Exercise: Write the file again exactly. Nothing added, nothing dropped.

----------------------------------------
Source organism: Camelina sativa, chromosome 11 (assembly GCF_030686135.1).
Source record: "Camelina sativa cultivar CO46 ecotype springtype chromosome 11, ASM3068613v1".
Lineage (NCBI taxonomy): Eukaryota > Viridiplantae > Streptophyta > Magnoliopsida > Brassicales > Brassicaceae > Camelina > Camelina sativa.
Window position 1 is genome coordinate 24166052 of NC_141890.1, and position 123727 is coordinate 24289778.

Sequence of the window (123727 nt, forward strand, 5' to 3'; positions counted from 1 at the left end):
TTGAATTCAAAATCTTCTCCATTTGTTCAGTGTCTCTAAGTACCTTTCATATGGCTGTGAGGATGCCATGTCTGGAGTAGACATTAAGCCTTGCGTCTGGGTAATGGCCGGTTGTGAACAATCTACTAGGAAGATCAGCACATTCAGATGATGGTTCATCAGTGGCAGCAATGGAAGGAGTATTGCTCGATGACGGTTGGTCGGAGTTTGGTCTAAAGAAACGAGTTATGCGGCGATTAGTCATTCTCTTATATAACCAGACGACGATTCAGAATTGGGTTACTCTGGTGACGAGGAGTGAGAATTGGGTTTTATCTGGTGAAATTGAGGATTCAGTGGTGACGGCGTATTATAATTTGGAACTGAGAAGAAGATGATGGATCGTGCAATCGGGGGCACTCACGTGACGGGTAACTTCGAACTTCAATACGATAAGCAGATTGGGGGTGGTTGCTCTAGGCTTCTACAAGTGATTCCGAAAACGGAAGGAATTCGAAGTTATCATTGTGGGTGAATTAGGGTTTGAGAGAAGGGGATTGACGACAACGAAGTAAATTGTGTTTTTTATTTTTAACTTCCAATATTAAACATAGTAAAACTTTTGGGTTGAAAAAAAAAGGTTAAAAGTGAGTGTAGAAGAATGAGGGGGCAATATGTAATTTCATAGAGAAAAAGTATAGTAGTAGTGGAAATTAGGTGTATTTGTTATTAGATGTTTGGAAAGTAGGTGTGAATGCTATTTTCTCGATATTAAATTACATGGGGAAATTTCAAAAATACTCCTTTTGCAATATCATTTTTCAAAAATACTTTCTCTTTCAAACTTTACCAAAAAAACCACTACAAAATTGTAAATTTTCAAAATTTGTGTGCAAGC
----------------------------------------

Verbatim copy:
Source organism: Camelina sativa, chromosome 11 (assembly GCF_030686135.1).
Source record: "Camelina sativa cultivar CO46 ecotype springtype chromosome 11, ASM3068613v1".
Lineage (NCBI taxonomy): Eukaryota > Viridiplantae > Streptophyta > Magnoliopsida > Brassicales > Brassicaceae > Camelina > Camelina sativa.
Window position 1 is genome coordinate 24166052 of NC_141890.1, and position 123727 is coordinate 24289778.

Sequence of the window (123727 nt, forward strand, 5' to 3'; positions counted from 1 at the left end):
TTGAATTCAAAATCTTCTCCATTTGTTCAGTGTCTCTAAGTACCTTTCATATGGCTGTGAGGATGCCATGTCTGGAGTAGACATTAAGCCTTGCGTCTGGGTAATGGCCGGTTGTGAACAATCTACTAGGAAGATCAGCACATTCAGATGATGGTTCATCAGTGGCAGCAATGGAAGGAGTATTGCTCGATGACGGTTGGTCGGAGTTTGGTCTAAAGAAACGAGTTATGCGGCGATTAGTCATTCTCTTATATAACCAGACGACGATTCAGAATTGGGTTACTCTGGTGACGAGGAGTGAGAATTGGGTTTTATCTGGTGAAATTGAGGATTCAGTGGTGACGGCGTATTATAATTTGGAACTGAGAAGAAGATGATGGATCGTGCAATCGGGGGCACTCACGTGACGGGTAACTTCGAACTTCAATACGATAAGCAGATTGGGGGTGGTTGCTCTAGGCTTCTACAAGTGATTCCGAAAACGGAAGGAATTCGAAGTTATCATTGTGGGTGAATTAGGGTTTGAGAGAAGGGGATTGACGACAACGAAGTAAATTGTGTTTTTTATTTTTAACTTCCAATATTAAACATAGTAAAACTTTTGGGTTGAAAAAAAAAGGTTAAAAGTGAGTGTAGAAGAATGAGGGGGCAATATGTAATTTCATAGAGAAAAAGTATAGTAGTAGTGGAAATTAGGTGTATTTGTTATTAGATGTTTGGAAAGTAGGTGTGAATGCTATTTTCTCGATATTAAATTACATGGGGAAATTTCAAAAATACTCCTTTTGCAATATCATTTTTCAAAAATACTTTCTCTTTCAAACTTTACCAAAAAAACCACTACAAAATTGTAAATTTTCAAAATTTGTGTGCAAGC